The CEO’s of the Business Roundtable are concerned about the economic outlook. We have our own survey of our 150 members, which doesn’t point to a very good economy for 2003: Stagnant investment, declining employment, and growth that is very much below what we think this economy can achieve without any danger of inflation. We called for a large package, something that would have a significant impact on the economy early on next year, and this is what the president is working on.

Now, our idea is to address exactly what’s been said, and that is to get a large amount of money to the most number of people, the fastest means possible, people who will spend it. And that’s why we’ve called for a withholding tax holiday on the first $10,000 of income.

The second part of it, though, is important, and that is that we accelerate the tax cuts that have been already enacted, bring them forward to 2003, so there’s some permanence.

And the third element that we’re advocating is to provide relief for investors who own shares on the taxation of the dividends that are paid on those shares on individual investors because part of what’s depressing this economy has been the depression in equity prices, and everyone looking at their 401K’s, their IRA’s and their savings and saying, “I can’t go out and spend because I’ve lost a lot of value.

So I think it’s a challenge for this team, but I think it is a team that is very capable of dealing with it. And as we know, the administration is considering right now coming forward with a package that will speed up the economic recovery.

RAY SUAREZ: Mel Minow, how will investors and the people who visit your Web site, regard this new team?

NELL MINOW: Well, I represent the other side. I represent the supply side of the capital markets, and I don’t think that they’re as excited about these appointments as the people on Wall Street are.

If you’re looking to restore investor confidence, you have got to have an economic team in place that has a record of promoting accountability to investors, and we don’t see that here. We have people coming straight out of the business community, and spouting the same kind of rhetoric.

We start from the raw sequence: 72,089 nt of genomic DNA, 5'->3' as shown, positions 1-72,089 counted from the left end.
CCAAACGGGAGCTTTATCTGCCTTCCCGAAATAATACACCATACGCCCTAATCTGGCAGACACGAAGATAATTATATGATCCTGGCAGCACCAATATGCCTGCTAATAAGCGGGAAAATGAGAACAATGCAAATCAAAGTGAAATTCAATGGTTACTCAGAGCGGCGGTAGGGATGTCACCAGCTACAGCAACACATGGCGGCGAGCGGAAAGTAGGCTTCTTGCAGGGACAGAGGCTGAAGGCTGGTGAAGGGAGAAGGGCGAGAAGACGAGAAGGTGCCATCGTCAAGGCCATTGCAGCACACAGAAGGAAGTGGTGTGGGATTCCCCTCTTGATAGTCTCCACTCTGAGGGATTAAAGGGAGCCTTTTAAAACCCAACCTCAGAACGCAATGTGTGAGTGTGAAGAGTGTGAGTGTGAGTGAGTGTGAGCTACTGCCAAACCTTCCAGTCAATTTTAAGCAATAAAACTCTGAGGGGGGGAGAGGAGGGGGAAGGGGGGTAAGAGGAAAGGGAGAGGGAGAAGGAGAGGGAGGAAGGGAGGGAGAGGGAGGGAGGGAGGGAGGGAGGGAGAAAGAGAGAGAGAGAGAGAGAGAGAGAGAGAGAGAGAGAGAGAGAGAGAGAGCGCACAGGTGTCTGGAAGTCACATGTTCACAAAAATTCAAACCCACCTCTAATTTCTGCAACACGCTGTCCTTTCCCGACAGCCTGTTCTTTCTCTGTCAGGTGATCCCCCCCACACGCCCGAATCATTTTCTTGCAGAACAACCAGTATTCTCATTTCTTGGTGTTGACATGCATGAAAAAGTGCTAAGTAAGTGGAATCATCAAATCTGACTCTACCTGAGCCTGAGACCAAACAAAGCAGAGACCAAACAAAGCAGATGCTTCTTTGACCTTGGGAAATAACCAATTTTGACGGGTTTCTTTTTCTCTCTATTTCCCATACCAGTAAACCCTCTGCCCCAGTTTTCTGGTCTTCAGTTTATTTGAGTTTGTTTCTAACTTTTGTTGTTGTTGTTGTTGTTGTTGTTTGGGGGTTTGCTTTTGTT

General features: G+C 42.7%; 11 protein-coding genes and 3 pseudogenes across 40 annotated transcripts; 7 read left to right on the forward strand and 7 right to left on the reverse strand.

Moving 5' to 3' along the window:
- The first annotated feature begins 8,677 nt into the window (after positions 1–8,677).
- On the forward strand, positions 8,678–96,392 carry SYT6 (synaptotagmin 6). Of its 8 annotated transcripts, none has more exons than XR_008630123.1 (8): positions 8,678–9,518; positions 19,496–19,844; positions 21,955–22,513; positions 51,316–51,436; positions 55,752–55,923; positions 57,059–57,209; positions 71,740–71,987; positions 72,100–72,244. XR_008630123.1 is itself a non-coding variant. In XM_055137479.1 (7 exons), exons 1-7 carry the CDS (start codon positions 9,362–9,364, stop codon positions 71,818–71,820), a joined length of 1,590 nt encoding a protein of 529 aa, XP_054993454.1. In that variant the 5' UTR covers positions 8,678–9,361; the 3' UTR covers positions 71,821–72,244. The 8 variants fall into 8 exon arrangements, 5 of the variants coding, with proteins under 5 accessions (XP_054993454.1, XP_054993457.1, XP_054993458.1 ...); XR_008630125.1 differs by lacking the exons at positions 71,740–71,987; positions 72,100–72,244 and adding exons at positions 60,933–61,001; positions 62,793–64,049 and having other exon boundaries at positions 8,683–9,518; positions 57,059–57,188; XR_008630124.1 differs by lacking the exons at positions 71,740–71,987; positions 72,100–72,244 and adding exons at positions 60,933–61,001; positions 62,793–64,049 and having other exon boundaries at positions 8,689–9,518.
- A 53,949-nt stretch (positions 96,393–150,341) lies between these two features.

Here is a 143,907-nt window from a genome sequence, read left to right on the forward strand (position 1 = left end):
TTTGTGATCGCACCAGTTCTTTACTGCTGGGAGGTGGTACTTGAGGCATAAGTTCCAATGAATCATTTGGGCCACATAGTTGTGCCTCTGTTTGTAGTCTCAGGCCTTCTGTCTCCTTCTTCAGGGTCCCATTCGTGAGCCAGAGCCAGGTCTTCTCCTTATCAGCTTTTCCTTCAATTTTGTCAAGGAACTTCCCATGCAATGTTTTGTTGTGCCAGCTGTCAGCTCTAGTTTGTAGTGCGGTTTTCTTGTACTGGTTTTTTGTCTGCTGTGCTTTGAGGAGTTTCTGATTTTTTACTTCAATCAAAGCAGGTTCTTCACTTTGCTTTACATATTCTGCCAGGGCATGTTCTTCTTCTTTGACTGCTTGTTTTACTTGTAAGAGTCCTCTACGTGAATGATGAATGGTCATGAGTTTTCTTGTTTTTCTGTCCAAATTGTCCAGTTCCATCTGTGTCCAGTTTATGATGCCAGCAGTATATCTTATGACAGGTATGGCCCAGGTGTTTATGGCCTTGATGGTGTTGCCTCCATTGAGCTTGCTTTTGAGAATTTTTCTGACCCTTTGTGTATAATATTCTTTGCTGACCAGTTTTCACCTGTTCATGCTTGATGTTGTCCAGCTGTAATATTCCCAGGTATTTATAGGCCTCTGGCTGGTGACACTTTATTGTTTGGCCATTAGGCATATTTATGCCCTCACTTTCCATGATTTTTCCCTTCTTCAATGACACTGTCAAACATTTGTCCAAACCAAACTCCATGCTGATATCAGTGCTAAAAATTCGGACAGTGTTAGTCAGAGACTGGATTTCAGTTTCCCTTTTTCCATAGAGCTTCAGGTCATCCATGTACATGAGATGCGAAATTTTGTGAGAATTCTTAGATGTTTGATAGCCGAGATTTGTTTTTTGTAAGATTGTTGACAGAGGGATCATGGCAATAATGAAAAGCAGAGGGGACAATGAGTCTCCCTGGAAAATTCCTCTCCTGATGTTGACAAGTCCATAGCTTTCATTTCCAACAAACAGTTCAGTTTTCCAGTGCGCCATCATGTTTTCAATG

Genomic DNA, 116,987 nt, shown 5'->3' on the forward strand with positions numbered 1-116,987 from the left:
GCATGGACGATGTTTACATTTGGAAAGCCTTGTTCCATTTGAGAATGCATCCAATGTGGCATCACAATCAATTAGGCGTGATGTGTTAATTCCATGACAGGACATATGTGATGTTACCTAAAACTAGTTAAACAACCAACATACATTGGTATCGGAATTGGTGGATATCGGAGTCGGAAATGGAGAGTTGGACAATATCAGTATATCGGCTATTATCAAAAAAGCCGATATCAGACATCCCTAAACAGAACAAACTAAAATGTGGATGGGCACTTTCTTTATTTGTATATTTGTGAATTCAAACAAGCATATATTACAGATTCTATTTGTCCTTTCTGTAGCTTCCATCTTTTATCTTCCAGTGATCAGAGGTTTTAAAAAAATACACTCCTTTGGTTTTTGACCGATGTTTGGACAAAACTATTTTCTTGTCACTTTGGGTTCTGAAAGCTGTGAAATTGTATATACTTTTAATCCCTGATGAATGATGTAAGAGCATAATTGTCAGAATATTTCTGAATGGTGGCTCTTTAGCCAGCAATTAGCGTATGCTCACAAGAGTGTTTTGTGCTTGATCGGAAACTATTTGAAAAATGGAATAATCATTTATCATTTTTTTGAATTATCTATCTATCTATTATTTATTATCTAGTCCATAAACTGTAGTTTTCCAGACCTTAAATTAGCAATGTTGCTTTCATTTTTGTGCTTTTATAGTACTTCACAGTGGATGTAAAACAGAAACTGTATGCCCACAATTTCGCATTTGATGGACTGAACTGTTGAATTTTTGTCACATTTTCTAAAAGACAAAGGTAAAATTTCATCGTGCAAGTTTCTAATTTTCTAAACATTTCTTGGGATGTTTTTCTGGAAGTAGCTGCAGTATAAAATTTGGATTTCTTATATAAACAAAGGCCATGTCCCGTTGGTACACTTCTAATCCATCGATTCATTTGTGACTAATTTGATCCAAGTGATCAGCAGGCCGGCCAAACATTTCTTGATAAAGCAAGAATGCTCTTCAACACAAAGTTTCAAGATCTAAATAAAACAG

I’m not too worried about the taxation of dividends of people in their 401K’s and their IRA’s because you don’t tax the dividends that are in tax-protected accounts like those. I’m a little bit more worried about how we’re going to pursue some of the corporate scandals of 2002 and how we’re going to prevent further corporate scandals and I want to see people in place who are really committed to some real reform.

RAY SUAREZ: Well, the appointment of William Donaldson was hailed like here’s a guy who really knows this world. Is that the kind of signal that you were looking for from the Bush administration?

NELL MINOW: I’m feeling somewhere between cautious optimism and outright skepticism right now. I comfort myself that the first chairman of the SEC Joe Kennedy was accused of being the fox guarding the hens and the person who appointed him, FDR, said it takes a chief to catch a thief.

I don’t think Donaldson is that kind of guy. I think he is very much in the business community, of the business community and on behalf of the business community.

RAY SUAREZ: Now, John Castellani, do CEO’s feel that they have a friend where they didn’t before? Paul O’Neil was the head of ALCOA, and at the front end, when he first began with the administration, this was talked about as someone who would be very friendly to that world and understand the problems of people like your members.

JOHN CASTELLANI: Well, I think in John Snow clearly and in the other appointees, Donaldson and Friedman, you’ve got experienced business leaders. And so I think there’s a level of comfort with that. But there are a couple of other things that Nell touched on that I think are very important in addition to that.